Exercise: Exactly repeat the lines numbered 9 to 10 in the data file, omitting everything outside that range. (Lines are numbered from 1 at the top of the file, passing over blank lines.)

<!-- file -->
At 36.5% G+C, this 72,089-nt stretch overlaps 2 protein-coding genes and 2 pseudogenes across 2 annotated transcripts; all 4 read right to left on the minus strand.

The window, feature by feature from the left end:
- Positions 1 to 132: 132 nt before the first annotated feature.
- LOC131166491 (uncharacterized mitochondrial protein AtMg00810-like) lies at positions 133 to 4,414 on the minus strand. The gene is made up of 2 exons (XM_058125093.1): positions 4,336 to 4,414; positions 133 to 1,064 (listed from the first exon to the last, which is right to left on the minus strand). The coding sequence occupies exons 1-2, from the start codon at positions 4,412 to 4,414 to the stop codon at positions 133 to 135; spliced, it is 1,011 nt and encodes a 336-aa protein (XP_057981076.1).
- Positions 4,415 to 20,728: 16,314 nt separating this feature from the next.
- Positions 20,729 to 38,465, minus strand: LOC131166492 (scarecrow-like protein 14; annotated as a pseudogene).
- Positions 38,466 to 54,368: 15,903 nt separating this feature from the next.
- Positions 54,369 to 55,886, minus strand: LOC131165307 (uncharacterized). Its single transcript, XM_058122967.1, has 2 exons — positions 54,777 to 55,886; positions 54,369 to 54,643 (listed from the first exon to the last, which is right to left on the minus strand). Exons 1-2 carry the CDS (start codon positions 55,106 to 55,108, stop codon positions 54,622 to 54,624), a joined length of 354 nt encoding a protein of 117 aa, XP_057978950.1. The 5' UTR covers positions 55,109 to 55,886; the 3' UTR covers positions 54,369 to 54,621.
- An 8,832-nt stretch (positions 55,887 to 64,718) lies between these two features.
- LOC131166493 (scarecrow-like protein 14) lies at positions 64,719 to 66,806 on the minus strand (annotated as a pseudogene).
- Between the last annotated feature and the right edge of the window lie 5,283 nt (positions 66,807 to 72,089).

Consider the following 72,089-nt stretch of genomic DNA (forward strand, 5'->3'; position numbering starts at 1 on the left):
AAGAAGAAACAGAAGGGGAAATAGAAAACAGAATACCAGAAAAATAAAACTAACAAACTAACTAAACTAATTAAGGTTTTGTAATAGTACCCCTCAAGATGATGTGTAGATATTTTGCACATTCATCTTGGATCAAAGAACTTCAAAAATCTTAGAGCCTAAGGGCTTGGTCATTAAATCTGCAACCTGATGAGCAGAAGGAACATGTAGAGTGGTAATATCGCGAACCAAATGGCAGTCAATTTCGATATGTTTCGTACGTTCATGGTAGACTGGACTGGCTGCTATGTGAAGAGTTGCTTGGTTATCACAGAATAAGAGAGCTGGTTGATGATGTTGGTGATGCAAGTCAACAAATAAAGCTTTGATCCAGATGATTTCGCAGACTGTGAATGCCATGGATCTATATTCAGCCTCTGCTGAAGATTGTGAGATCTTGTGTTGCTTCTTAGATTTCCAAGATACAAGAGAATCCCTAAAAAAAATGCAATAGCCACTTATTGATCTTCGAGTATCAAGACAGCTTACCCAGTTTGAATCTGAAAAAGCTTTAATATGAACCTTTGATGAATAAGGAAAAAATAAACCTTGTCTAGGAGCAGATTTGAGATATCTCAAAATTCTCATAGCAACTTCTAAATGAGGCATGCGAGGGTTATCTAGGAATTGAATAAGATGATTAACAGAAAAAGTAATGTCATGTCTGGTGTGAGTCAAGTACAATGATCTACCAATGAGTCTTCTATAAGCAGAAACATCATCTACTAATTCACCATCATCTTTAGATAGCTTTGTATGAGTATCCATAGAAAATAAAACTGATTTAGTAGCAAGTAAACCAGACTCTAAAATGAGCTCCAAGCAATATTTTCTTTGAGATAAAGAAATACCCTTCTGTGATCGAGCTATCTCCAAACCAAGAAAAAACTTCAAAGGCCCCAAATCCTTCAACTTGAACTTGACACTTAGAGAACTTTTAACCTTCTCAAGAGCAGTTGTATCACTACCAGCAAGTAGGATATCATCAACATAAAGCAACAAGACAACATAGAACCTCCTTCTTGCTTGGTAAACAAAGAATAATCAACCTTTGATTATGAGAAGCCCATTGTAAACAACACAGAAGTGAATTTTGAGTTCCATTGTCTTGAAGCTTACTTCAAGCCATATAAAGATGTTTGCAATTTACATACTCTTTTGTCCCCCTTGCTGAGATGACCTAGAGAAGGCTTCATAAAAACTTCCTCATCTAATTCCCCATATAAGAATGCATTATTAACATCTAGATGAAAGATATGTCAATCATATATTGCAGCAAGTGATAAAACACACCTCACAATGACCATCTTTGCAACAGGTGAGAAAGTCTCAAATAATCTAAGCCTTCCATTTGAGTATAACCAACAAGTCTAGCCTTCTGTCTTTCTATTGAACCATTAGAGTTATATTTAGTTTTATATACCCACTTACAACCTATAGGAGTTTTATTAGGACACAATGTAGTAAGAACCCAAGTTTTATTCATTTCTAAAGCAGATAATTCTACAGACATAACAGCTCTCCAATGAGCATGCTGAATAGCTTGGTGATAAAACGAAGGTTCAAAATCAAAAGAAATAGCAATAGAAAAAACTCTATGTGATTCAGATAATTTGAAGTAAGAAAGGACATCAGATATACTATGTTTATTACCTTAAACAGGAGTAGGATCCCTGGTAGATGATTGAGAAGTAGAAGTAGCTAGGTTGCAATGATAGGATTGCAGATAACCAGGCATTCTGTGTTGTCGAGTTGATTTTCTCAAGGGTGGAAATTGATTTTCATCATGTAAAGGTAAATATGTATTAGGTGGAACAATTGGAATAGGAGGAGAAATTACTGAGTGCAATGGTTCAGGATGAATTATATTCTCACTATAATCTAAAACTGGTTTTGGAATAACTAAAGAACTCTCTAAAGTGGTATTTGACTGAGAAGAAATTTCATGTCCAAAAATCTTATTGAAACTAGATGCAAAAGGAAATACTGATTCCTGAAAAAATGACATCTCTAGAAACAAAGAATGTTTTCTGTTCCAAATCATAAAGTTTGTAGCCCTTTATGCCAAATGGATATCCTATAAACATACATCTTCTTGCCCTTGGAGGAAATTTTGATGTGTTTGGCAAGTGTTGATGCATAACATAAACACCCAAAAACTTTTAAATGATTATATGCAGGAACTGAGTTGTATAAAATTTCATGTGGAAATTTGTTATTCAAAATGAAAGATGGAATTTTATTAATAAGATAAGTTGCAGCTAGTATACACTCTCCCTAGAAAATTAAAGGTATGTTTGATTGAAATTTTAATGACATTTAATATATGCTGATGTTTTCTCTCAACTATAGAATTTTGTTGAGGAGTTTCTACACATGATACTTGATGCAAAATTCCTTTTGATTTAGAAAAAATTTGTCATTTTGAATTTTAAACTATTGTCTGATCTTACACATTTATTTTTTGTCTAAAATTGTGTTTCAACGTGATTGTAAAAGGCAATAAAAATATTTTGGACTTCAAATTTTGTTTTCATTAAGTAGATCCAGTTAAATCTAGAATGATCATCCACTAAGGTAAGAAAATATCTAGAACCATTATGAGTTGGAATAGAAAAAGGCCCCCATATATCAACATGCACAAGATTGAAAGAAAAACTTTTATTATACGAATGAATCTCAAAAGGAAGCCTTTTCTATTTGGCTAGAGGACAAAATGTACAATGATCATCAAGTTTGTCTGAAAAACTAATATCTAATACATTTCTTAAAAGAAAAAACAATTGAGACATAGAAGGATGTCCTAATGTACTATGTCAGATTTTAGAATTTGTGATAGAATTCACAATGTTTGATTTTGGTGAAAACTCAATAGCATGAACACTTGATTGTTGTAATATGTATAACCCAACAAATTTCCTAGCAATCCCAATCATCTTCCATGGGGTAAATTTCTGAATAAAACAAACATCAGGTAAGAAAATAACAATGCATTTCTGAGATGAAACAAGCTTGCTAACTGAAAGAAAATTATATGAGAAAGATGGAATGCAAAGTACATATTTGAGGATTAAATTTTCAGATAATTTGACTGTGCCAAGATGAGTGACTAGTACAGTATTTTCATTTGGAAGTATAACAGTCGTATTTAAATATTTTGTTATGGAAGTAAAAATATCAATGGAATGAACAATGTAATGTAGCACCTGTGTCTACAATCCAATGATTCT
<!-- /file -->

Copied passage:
- An 8,832-nt stretch (positions 55,887 to 64,718) lies between these two features.
- LOC131166493 (scarecrow-like protein 14) lies at positions 64,719 to 66,806 on the minus strand (annotated as a pseudogene).